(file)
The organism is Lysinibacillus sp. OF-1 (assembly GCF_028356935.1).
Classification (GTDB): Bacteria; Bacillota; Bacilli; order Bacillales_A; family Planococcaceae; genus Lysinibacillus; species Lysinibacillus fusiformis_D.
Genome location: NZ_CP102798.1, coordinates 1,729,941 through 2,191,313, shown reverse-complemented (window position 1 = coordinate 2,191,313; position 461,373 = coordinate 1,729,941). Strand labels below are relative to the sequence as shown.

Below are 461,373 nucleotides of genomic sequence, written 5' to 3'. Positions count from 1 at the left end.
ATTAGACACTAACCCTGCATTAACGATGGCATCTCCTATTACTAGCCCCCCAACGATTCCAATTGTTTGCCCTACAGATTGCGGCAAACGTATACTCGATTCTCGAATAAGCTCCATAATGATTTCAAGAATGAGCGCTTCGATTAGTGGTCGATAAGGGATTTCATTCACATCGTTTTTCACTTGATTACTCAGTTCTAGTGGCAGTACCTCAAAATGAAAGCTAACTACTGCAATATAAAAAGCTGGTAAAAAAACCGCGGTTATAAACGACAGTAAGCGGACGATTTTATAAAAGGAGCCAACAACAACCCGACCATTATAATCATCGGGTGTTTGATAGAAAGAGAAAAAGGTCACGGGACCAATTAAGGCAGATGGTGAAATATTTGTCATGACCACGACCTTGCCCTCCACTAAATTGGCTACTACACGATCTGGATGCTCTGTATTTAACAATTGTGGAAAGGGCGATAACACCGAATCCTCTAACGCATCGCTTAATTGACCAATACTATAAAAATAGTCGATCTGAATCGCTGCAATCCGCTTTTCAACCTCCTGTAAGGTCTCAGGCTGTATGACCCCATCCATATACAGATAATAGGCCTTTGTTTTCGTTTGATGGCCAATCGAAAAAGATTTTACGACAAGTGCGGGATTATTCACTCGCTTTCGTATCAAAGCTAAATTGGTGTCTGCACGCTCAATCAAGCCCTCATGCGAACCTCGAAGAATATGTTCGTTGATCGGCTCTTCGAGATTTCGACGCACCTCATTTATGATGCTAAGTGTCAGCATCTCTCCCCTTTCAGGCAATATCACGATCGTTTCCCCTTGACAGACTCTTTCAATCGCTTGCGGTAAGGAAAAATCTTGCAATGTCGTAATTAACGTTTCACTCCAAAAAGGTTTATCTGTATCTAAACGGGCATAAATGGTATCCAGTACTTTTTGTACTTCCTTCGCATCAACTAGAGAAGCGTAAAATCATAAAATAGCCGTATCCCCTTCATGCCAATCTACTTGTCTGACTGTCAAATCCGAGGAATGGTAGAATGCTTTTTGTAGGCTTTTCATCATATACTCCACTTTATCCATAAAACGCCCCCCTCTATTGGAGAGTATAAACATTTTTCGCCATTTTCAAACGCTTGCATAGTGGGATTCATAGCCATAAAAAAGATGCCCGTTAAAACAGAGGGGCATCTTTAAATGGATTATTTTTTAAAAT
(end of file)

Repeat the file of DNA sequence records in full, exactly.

The organism is Lysinibacillus sp. OF-1 (assembly GCF_028356935.1).
Classification (GTDB): Bacteria; Bacillota; Bacilli; order Bacillales_A; family Planococcaceae; genus Lysinibacillus; species Lysinibacillus fusiformis_D.
Genome location: NZ_CP102798.1, coordinates 1,729,941 through 2,191,313, shown reverse-complemented (window position 1 = coordinate 2,191,313; position 461,373 = coordinate 1,729,941). Strand labels below are relative to the sequence as shown.

Below are 461,373 nucleotides of genomic sequence, written 5' to 3'. Positions count from 1 at the left end.
ATTAGACACTAACCCTGCATTAACGATGGCATCTCCTATTACTAGCCCCCCAACGATTCCAATTGTTTGCCCTACAGATTGCGGCAAACGTATACTCGATTCTCGAATAAGCTCCATAATGATTTCAAGAATGAGCGCTTCGATTAGTGGTCGATAAGGGATTTCATTCACATCGTTTTTCACTTGATTACTCAGTTCTAGTGGCAGTACCTCAAAATGAAAGCTAACTACTGCAATATAAAAAGCTGGTAAAAAAACCGCGGTTATAAACGACAGTAAGCGGACGATTTTATAAAAGGAGCCAACAACAACCCGACCATTATAATCATCGGGTGTTTGATAGAAAGAGAAAAAGGTCACGGGACCAATTAAGGCAGATGGTGAAATATTTGTCATGACCACGACCTTGCCCTCCACTAAATTGGCTACTACACGATCTGGATGCTCTGTATTTAACAATTGTGGAAAGGGCGATAACACCGAATCCTCTAACGCATCGCTTAATTGACCAATACTATAAAAATAGTCGATCTGAATCGCTGCAATCCGCTTTTCAACCTCCTGTAAGGTCTCAGGCTGTATGACCCCATCCATATACAGATAATAGGCCTTTGTTTTCGTTTGATGGCCAATCGAAAAAGATTTTACGACAAGTGCGGGATTATTCACTCGCTTTCGTATCAAAGCTAAATTGGTGTCTGCACGCTCAATCAAGCCCTCATGCGAACCTCGAAGAATATGTTCGTTGATCGGCTCTTCGAGATTTCGACGCACCTCATTTATGATGCTAAGTGTCAGCATCTCTCCCCTTTCAGGCAATATCACGATCGTTTCCCCTTGACAGACTCTTTCAATCGCTTGCGGTAAGGAAAAATCTTGCAATGTCGTAATTAACGTTTCACTCCAAAAAGGTTTATCTGTATCTAAACGGGCATAAATGGTATCCAGTACTTTTTGTACTTCCTTCGCATCAACTAGAGAAGCGTAAAATCATAAAATAGCCGTATCCCCTTCATGCCAATCTACTTGTCTGACTGTCAAATCCGAGGAATGGTAGAATGCTTTTTGTAGGCTTTTCATCATATACTCCACTTTATCCATAAAACGCCCCCCTCTATTGGAGAGTATAAACATTTTTCGCCATTTTCAAACGCTTGCATAGTGGGATTCATAGCCATAAAAAAGATGCCCGTTAAAACAGAGGGGCATCTTTAAATGGATTATTTTTTAAAAT